Universities must learn from handling of shooting
April 18, 2007 9:00 p.m.
There are a few questions that have been circulating with regard to the Virginia Tech shootings. How many lives could have been saved if the administration had reacted differently? How would UCLA respond if such an event happened?
It’s pretty obvious that the administration of Virginia Tech could have responded differently. But what’s more important than the mistakes the administration at Virginia Tech made is how Virginia Tech and other universities can learn from these mistakes.
In response to the shooting, Interim Chancellor Norman Abrams released a statement on Monday. It began with information that should go without saying ““ student and faculty safety is a top priority ““ and then went on to say that UCPD officers are trained to handle shooting scenarios.
But that doesn’t answer my questions because that isn’t the issue. The issue was that students weren’t and couldn’t have been notified of the earlier shooting ““ when the gunman killed two people in the dormitories ““ in enough time to allow them to make an informed choice to not go to campus. There wasn’t even a system in place to contact students if the administration at Virginia Tech had decided to close the campus.
Sure, the police officers thought it was a domestic violence issue and that the suspect had left campus, but now that the administration at Virginia Tech knows better, it should be apologizing for the wrong choices it made and its lack of an emergency plan. Instead, it’s just making excuses.
One of the excuses Virginia Tech President Charles W. Steger gave for not closing down the campus and canceling classes was that he didn’t know what the alternative to students coming to class would be.
One has to ask, shouldn’t such an alternative be included in an emergency plan in case of such an incident? Shouldn’t the alternative have been known, available and rehearsed? After all, student and faculty safety is a top priority, is it not?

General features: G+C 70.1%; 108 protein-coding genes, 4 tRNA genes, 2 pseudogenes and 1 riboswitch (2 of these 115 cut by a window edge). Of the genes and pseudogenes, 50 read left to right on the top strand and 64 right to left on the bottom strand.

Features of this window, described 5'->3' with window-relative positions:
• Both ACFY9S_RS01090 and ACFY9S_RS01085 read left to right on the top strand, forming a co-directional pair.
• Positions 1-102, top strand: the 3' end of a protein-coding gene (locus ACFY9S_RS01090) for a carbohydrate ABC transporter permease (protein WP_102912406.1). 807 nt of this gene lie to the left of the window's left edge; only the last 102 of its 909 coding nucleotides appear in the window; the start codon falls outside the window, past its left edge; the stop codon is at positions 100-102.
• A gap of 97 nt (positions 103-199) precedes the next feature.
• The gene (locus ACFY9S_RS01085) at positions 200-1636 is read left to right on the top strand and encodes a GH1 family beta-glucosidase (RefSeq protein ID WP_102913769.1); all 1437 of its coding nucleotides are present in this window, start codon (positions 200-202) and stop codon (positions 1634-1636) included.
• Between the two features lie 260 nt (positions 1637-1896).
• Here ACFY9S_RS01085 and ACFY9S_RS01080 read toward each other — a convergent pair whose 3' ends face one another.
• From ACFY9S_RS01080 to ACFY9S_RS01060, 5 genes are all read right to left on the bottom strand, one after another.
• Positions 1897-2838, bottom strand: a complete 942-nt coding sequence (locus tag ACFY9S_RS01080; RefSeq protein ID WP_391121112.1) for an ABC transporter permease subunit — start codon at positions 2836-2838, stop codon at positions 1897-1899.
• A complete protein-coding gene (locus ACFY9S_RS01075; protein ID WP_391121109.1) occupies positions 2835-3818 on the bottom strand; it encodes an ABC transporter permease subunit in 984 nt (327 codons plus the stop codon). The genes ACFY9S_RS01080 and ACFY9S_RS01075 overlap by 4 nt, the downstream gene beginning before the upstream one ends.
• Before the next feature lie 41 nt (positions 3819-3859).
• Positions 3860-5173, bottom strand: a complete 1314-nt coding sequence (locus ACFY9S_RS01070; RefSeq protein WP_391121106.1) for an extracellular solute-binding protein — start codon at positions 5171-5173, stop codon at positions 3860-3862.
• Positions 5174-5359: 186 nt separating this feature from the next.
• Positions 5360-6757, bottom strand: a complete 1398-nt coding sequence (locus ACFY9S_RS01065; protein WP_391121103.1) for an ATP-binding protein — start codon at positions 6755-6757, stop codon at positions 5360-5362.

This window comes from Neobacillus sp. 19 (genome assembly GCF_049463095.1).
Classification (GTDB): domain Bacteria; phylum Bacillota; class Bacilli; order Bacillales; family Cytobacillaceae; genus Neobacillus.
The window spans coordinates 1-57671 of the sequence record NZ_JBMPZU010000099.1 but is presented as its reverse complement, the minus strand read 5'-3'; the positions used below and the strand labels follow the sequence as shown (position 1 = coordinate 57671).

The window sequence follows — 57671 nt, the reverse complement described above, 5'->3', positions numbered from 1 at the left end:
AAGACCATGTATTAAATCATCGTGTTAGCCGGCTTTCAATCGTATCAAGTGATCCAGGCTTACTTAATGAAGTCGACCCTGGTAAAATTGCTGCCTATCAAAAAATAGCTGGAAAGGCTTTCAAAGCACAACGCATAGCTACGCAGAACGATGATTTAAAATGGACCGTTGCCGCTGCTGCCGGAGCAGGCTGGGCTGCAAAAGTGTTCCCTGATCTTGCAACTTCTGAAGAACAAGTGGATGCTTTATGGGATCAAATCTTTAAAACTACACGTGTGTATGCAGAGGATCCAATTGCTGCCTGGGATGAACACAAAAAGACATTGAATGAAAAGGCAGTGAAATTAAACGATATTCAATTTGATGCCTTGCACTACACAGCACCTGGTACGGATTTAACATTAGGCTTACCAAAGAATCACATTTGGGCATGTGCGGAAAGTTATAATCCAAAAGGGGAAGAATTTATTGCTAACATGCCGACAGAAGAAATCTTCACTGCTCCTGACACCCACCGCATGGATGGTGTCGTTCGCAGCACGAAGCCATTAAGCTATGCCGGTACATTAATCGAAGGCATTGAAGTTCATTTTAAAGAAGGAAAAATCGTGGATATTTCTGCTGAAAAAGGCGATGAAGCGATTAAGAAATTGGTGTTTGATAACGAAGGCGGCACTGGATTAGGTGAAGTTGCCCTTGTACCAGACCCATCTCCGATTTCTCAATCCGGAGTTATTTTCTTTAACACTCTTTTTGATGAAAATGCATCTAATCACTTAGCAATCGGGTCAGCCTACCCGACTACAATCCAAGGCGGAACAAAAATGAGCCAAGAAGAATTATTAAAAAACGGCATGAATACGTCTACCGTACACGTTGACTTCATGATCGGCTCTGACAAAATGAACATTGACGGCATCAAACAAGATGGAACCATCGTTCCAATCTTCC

And does UCLA have such a plan?
Abrams’ statement went on to say, “UCLA has an emergency response team and protocols in place to notify the campus community in the event of any circumstances requiring emergency action, such as the closing of the campus.”
This gives me the impression that UCLA has such a plan in place. However, what that plan actually is befuddles me because what exactly would UCLA have been able to do differently?
They could have sent the warning e-mail out earlier, sure. But I don’t usually wake up in the morning with the thought of checking my e-mail to see if there’s a gunman on campus.
And as for students whose Internet was down, or don’t have home access, they wouldn’t have received the message at all.
I suppose they could start calling people, but it seems a little unrealistic to call more than 40,000 students and faculty. Besides, I don’t think UCLA even has my cell phone number.
In that case, they wouldn’t even reach me ““ they’d reach my parents’ house, and it’s likely they wouldn’t even be home.
There are concerns that if universities went overboard with safety regulation then students and faculty would have to compromise certain freedoms. But there are plans that wouldn’t impede everyday life that would be more effective than contacting students by e-mail.
According to the Washington Post, a campus spokesperson said that earlier in the semester, Virginia Tech had been working with a company with which they could contact students via text message in case of an emergency. Students would be required to submit their cell phone numbers when they registered for classes.
Whether this plan is going to be carried through wasn’t said.
Considering the number of people who own cell phones, and how often we check them for messages or otherwise, this could reach more people than an e-mail message would.
I don’t know what plan Abrams was referring to in his statement, but I hope it’s better than the one Virginia Tech had in place. And if it isn’t, I hope this so-called plan is reworked ““ maybe to include a text message notification system or otherwise.
In fact, the president of the University of California, Robert C. Dynes, said in his statement about the shootings that all UC campuses would be reviewing their security policies. He mentioned to the Daily Bruin that this system might incorporate emergency text messages.
This provides some comfort ““ as long as it happens soon. The next biggest shooting in modern American history could happen anytime, and it could happen on this campus. I want to know that we’re ready for it.
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